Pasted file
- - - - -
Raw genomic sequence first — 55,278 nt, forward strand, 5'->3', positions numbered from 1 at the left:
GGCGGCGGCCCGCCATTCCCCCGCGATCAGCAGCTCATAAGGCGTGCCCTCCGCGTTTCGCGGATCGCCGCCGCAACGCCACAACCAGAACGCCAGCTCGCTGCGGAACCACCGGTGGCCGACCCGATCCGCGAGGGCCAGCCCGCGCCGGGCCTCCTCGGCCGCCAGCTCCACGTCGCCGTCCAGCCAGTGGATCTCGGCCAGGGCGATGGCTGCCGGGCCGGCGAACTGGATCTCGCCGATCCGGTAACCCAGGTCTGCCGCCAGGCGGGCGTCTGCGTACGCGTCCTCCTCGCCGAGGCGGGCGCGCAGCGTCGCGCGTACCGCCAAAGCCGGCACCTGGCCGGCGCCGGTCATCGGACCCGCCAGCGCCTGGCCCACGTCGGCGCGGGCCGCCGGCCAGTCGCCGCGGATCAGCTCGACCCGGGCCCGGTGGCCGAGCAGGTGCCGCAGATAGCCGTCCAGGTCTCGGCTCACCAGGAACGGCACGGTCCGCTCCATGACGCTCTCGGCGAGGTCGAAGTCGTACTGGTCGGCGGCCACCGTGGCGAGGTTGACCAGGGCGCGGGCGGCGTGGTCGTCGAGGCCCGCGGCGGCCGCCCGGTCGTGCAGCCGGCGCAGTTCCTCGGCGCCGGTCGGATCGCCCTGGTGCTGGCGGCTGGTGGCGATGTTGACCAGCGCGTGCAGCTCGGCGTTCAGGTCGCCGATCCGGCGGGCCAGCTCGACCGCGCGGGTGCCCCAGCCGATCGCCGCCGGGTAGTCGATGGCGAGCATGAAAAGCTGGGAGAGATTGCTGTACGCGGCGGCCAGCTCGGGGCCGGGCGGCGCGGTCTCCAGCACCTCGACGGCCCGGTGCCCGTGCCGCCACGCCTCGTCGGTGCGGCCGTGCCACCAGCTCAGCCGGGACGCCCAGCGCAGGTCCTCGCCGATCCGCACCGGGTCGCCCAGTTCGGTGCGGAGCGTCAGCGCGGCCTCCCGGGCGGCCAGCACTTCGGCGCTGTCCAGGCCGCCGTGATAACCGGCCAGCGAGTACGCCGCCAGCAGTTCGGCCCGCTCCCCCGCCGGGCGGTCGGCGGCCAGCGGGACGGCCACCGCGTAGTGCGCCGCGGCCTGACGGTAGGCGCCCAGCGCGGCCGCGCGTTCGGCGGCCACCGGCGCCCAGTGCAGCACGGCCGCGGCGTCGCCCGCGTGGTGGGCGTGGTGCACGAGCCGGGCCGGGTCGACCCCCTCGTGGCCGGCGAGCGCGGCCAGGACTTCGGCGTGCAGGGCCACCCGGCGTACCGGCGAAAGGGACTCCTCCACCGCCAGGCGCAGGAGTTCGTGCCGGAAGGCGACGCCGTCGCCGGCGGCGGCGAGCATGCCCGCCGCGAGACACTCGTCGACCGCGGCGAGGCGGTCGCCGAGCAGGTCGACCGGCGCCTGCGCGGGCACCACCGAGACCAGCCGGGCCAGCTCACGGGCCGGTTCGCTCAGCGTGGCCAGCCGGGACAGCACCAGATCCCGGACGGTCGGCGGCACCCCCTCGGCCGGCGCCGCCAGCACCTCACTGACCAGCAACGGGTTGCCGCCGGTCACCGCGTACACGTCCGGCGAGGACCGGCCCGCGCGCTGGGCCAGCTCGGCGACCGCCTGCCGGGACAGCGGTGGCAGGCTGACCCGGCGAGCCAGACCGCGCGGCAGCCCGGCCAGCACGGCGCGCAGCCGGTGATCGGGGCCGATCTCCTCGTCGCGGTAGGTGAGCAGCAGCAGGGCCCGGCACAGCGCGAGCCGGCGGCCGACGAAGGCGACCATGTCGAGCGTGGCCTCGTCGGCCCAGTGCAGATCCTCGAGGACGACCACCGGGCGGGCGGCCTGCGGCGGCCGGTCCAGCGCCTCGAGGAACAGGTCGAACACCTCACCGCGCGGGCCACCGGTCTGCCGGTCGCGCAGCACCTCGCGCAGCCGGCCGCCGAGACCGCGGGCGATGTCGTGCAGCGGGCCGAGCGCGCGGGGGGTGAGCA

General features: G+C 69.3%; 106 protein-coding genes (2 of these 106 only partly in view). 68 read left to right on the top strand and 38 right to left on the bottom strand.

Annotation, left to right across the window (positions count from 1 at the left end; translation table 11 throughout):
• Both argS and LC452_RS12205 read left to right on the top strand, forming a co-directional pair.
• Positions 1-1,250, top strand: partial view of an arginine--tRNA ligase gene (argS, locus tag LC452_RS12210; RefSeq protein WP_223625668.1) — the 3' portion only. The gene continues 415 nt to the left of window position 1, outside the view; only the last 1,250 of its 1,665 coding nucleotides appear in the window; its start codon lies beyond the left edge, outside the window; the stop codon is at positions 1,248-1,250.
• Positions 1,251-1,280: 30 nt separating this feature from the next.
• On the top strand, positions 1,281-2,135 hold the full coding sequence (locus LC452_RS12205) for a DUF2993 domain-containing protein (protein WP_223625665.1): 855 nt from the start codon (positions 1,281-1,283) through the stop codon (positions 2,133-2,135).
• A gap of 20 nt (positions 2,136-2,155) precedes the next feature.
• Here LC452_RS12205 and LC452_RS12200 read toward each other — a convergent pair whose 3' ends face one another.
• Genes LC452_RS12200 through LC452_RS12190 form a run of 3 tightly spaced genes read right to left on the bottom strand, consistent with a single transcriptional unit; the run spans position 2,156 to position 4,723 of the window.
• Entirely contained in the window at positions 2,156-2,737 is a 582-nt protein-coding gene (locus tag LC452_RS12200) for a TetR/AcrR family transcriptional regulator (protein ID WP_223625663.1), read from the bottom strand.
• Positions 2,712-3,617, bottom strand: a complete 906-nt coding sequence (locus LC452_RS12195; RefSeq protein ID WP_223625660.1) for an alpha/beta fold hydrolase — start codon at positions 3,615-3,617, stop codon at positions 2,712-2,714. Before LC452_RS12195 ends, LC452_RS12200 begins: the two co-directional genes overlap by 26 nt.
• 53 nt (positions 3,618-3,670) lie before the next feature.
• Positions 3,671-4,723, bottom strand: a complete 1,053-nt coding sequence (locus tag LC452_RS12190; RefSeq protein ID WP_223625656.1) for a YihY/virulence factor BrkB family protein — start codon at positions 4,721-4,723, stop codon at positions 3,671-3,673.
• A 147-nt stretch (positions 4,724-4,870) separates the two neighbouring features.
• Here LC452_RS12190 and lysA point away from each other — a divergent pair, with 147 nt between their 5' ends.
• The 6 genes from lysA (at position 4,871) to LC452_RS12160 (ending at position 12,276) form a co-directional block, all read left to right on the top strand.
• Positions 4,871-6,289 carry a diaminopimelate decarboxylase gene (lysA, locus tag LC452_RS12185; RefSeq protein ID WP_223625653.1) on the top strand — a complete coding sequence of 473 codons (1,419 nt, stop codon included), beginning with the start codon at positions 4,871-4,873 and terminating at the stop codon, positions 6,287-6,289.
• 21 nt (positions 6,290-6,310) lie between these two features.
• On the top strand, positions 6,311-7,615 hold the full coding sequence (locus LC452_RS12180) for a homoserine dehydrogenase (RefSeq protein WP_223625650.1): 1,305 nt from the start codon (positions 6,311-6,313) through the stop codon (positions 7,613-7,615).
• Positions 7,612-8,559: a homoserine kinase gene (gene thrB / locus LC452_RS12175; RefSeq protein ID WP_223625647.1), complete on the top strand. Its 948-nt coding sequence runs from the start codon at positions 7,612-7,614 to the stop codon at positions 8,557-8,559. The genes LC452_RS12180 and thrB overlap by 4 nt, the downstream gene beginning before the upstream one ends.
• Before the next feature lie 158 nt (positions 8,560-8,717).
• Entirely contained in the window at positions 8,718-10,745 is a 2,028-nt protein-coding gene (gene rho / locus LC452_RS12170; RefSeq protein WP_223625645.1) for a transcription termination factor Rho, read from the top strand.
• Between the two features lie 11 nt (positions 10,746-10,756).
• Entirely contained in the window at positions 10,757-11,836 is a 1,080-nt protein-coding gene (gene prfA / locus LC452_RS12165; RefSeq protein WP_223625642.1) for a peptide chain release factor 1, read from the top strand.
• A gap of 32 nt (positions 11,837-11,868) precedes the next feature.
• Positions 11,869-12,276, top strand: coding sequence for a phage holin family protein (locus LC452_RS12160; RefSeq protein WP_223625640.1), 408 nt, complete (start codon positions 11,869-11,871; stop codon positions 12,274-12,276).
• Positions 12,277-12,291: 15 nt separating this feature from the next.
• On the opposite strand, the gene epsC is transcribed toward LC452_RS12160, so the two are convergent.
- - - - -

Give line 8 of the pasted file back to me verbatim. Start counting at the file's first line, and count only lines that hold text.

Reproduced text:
• On the top strand, positions 1,281-2,135 hold the full coding sequence (locus LC452_RS12205) for a DUF2993 domain-containing protein (protein WP_223625665.1): 855 nt from the start codon (positions 1,281-1,283) through the stop codon (positions 2,133-2,135).